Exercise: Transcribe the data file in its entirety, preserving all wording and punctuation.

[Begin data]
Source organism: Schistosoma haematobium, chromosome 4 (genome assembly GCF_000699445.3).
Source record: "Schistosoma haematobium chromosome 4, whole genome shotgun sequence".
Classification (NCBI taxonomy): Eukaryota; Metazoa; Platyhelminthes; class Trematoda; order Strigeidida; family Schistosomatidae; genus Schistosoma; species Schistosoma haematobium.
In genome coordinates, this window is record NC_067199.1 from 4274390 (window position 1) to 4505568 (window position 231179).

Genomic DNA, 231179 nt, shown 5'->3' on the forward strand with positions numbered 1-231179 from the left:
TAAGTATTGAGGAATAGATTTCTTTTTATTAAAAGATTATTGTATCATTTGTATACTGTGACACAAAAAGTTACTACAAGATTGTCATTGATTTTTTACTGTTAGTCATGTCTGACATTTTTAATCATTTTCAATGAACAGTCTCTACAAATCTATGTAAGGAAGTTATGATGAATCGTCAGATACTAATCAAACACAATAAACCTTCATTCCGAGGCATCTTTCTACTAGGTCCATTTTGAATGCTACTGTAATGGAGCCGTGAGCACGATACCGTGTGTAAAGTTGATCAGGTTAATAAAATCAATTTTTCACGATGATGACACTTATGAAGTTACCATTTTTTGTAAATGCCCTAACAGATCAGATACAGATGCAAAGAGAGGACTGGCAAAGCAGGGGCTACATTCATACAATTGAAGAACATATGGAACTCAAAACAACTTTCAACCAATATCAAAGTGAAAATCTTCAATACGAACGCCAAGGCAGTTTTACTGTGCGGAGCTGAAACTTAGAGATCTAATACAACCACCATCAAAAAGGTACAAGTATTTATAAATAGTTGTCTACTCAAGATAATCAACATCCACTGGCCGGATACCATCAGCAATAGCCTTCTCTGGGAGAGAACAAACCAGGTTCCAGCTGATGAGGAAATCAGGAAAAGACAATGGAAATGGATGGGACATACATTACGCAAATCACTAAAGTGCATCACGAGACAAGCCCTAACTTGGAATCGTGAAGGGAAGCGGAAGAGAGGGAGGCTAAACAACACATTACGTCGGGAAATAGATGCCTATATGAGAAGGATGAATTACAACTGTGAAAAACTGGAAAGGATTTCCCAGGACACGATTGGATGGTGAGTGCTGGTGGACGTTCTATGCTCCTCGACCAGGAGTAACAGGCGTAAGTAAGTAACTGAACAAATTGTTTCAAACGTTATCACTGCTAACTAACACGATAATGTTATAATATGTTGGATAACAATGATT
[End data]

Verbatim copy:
Source organism: Schistosoma haematobium, chromosome 4 (genome assembly GCF_000699445.3).
Source record: "Schistosoma haematobium chromosome 4, whole genome shotgun sequence".
Classification (NCBI taxonomy): Eukaryota; Metazoa; Platyhelminthes; class Trematoda; order Strigeidida; family Schistosomatidae; genus Schistosoma; species Schistosoma haematobium.
In genome coordinates, this window is record NC_067199.1 from 4274390 (window position 1) to 4505568 (window position 231179).

Genomic DNA, 231179 nt, shown 5'->3' on the forward strand with positions numbered 1-231179 from the left:
TAAGTATTGAGGAATAGATTTCTTTTTATTAAAAGATTATTGTATCATTTGTATACTGTGACACAAAAAGTTACTACAAGATTGTCATTGATTTTTTACTGTTAGTCATGTCTGACATTTTTAATCATTTTCAATGAACAGTCTCTACAAATCTATGTAAGGAAGTTATGATGAATCGTCAGATACTAATCAAACACAATAAACCTTCATTCCGAGGCATCTTTCTACTAGGTCCATTTTGAATGCTACTGTAATGGAGCCGTGAGCACGATACCGTGTGTAAAGTTGATCAGGTTAATAAAATCAATTTTTCACGATGATGACACTTATGAAGTTACCATTTTTTGTAAATGCCCTAACAGATCAGATACAGATGCAAAGAGAGGACTGGCAAAGCAGGGGCTACATTCATACAATTGAAGAACATATGGAACTCAAAACAACTTTCAACCAATATCAAAGTGAAAATCTTCAATACGAACGCCAAGGCAGTTTTACTGTGCGGAGCTGAAACTTAGAGATCTAATACAACCACCATCAAAAAGGTACAAGTATTTATAAATAGTTGTCTACTCAAGATAATCAACATCCACTGGCCGGATACCATCAGCAATAGCCTTCTCTGGGAGAGAACAAACCAGGTTCCAGCTGATGAGGAAATCAGGAAAAGACAATGGAAATGGATGGGACATACATTACGCAAATCACTAAAGTGCATCACGAGACAAGCCCTAACTTGGAATCGTGAAGGGAAGCGGAAGAGAGGGAGGCTAAACAACACATTACGTCGGGAAATAGATGCCTATATGAGAAGGATGAATTACAACTGTGAAAAACTGGAAAGGATTTCCCAGGACACGATTGGATGGTGAGTGCTGGTGGACGTTCTATGCTCCTCGACCAGGAGTAACAGGCGTAAGTAAGTAACTGAACAAATTGTTTCAAACGTTATCACTGCTAACTAACACGATAATGTTATAATATGTTGGATAACAATGATT